In the US, many states have started to lift coronavirus restrictions despite the number of cases still rising in nearly half of them, leading to a growing number making the use of facemasks mandatory. However, according to a recent report from the CDC, a large number of Americans said they did not support the decision to wear face-covering to stop the spread of COVID-19. The CDC found that 60.3 percent of respondents said they always wore a mask when out in public, while 13.8 percent say they often wore a mask in public and 17.1 percent of respondents said they either rarely or never wore a mask in public.
There has been a varied reason for this response, including the fact US President Donald Trump refused to wear a mask until just two days ago, and, according to David Abrams, a professor at the NYU School of Global Public Health, humans tend to “long for a sense of belonging in uncertain times” – applying to those on both sides of the political spectrum.
Chillingly, the Bible may have predicted an even more concerning fate for the world after a row which led to God hiding his face.
Chapter 39 of the Book of Ezekiel states: “The nations will know that the house of Israel went into exile for their iniquity because they acted treacherously against me, and I hid my face from them.
“So I gave them into the hand of their adversaries, and all of them fell by the sword.
“According to their uncleanness and according to their transgressions I dealt with them, and I hid my face.”
The major prophetic book of the Old Testament records six visions of the prophet Ezekiel, a priest of Solomon’s Temple, from God, who was among the captive during the Babylonian exile.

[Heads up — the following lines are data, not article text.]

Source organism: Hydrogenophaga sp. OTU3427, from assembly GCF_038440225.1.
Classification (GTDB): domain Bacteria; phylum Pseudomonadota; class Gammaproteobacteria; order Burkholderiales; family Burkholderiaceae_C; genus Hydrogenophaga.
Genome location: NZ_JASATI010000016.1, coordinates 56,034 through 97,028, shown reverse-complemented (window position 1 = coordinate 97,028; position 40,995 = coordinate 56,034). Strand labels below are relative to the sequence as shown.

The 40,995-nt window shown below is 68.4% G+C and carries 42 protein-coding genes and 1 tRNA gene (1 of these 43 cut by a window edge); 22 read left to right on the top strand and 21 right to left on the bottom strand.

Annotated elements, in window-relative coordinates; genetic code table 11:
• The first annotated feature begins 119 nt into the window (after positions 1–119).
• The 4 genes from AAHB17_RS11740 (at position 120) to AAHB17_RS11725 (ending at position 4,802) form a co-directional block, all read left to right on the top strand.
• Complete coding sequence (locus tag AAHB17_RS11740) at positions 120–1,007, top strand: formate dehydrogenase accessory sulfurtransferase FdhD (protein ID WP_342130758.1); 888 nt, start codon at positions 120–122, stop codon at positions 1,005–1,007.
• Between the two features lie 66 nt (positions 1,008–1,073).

The exile, he tells his fellow captives, is God’s punishment on Israel for turning away, but God will restore his people to Jerusalem when they return to him.
After this message of reassurance, chapters 38–39, the Gog oracle, tells how Gog of Magog and his hordes will threaten restored Israel but will be destroyed, after which God will establish a new temple.
Many have been taking to social media in recent weeks to share their thoughts over the links between coronavirus and the Bible, including the building of the Third Temple.
READ MORE: Bubonic Plague fears: How Black Death infection ‘was prophesied in Bible’
The final book of the New Testament tells how the Four Horsemen of the Apocalypse are sent as a punishment of God, but some believe they are an analogy of real-life events to come in the future.
Revelation Six tells of a scroll in God’s right hand that is secured with seven seals, which, when opened, summons four beings that ride out on white, black, red and pale horses to bring about death, war, famine and plague.
It states: “They were given power over a fourth of the Earth to kill by sword, famine and plague, and by the wild beasts of the Earth.”
Seven trumpets are sounded, one at a time, to set off apocalyptic events seen by John of Patmos in his vision.
According to Revelation 8:1-2 the angels sound these trumpets after the breaking of the Seventh Seal, which secured the scroll of the apocalypse, marking the Second Coming of Christ.